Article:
Let's do two more examples, just to pound the information in. First, let's build a winner-takes-all cell calculation function:

>>> def winner_takes_all(base_count, max_count, sum_count):
...   if base_count == max_count: return 1
...   return 0
>>> sites = [ 'AGATAA',
...           'TGATAA',
...           'AGATAG' ]
>>> matrix = motility.make_matrix(sites, winner_takes_all)
>>> pprint.pprint(matrix)
[[1, 0, 0, 0],
 [0, 0, 1, 0],
 [1, 0, 0, 0],
 [0, 0, 0, 1],
 [1, 0, 0, 0],
 [1, 0, 0, 0]]

This function puts a "1" in a cell if and only if that cell represents the "consensus" nucleotide for that position.

Here's a slightly different PWM-calculating function that works as a fraction of max_count rather than sum_count:

>>> def calc_fn(base_count, max_count, sum_count):
...   return float(base_count) / float(max_count)

If we apply it to the same set of sites, we get:

>>> matrix = motility.make_matrix(sites, calc_fn)
>>> pprint.pprint(matrix)
[[1.0, 0.0, 0.0, 0.5],
 [0.0, 0.0, 1.0, 0.0],
 [1.0, 0.0, 0.0, 0.0],
 [0.0, 0.0, 0.0, 1.0],
 [1.0, 0.0, 0.0, 0.0],
 [1.0, 0.0, 0.5, 0.0]]

which will rank sites in the same order as the default PWM form, but with different scores.

Calculating thresholds

The trickiest thing to do with PWMs is not to build the PWM, but to actually use it. You see, pwm.find scores every motif, unlike the find_exact and find_iupac functions, which only find matching motifs. So, you need to set a threshold for pwm.find, below which it will discard motifs.

How do you set that threshold?

First, let's look again at how the function scores sites:

>>> sites = [ 'AGATAA',
...           'TGATAA',
...           'AGATAG' ]
>>> pwm = motility.make_pwm(sites)
>>> for site in [ 'AGATAA', 'TGATAA', 'AGATAG', 'GGATAA', 'GCGCGC' ]:
...   print site, pwm.calc_score(site)
AGATAA 11.1699250014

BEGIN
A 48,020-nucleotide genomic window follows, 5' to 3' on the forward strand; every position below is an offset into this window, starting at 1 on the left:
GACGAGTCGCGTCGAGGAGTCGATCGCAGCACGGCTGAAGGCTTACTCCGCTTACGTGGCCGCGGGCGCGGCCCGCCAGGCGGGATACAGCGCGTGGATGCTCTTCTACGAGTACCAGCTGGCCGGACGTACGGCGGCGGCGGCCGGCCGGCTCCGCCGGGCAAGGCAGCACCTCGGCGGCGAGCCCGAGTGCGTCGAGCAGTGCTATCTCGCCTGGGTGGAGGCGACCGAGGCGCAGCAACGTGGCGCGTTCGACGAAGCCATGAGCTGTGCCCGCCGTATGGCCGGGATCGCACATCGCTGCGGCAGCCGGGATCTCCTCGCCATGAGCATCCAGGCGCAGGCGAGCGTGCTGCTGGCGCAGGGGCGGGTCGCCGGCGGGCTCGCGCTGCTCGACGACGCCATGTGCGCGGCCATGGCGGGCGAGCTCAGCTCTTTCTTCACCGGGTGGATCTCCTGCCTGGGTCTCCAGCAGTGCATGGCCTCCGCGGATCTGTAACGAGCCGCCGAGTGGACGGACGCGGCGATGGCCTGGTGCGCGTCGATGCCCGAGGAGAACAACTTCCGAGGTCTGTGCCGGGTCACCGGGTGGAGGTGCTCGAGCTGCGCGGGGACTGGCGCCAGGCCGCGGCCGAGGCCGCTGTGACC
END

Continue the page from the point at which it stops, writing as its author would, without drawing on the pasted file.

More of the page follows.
TGATAA 10.5849625007
AGATAG 10.5849625007
GGATAA 9.58496250072
GCGCGC 0.0

Hmm, I wonder what sites score above a 9.3?

>>> pprint.pprint(pwm.generate_sites_over(9.3))
('AGATAA',
 'AGATAC',
 'AGATAG',
 'AGATAT',
 'CGATAA',
 'GGATAA',
 'TGATAA',
 'TGATAG')

Well, that's not too much of a surprise -- all of those sites have the core GATA in them, which means they have a good minimum score, plus an A at the end or the beginning. (Go back to the PWM's matrix representation if you don't see why the scores work out this way.)

Let's rank them and print them out with their scores: first, generate the sites & their scores:

>>> sites_93 = pwm.generate_sites_over(9.3)
>>> sites_93 = [ (site, pwm.calc_score(site)) for site in sites_93 ]

Now write a custom sort function to sort 'em appropriately (top down, by second element, the score):

>>> def sort_by_score(a, b):
...   return -cmp(a[1], b[1])

and... sort!

>>> sites_93.sort(sort_by_score)
>>> pprint.pprint(sites_93)
[('AGATAA', 11.169925001442312),
 ('AGATAG', 10.584962500721156),
 ('TGATAA', 10.584962500721156),
 ('TGATAG', 10.0),
 ('AGATAC', 9.5849625007211561),
 ('AGATAT', 9.5849625007211561),
 ('CGATAA', 9.5849625007211561),
 ('GGATAA', 9.5849625007211561)]

You'll note that the three input sites rank highest (which will not always be true for a PWM, but is true for this simple example). The second two sites are equivalent in score (except for rounding errors), and the next five sites are all of the remaining sites with the core 'GATA' accompanied by precisely one 'A'.

The point of this whole exercise, you may remember, was this: how do you figure out what threshold to set? My answer is this: look at your input sites, ranked by score, and then set your cutoff somewhere in that range. Then count how many other sites you would find with that threshold.

A good shorthand for this process is to use the weight_sites_over function:

>>> pwm.weight_sites_over(9.3)
0.001953125

which is just

>>> len(sites_93) / float(4096)
0.001953125

or the number of sites over the threshold, divided by the total number of sites. In a perfect world, this weight number would be the probability of finding such a site randomly; the higher it gets, the more likely it is that your threshold is garbage.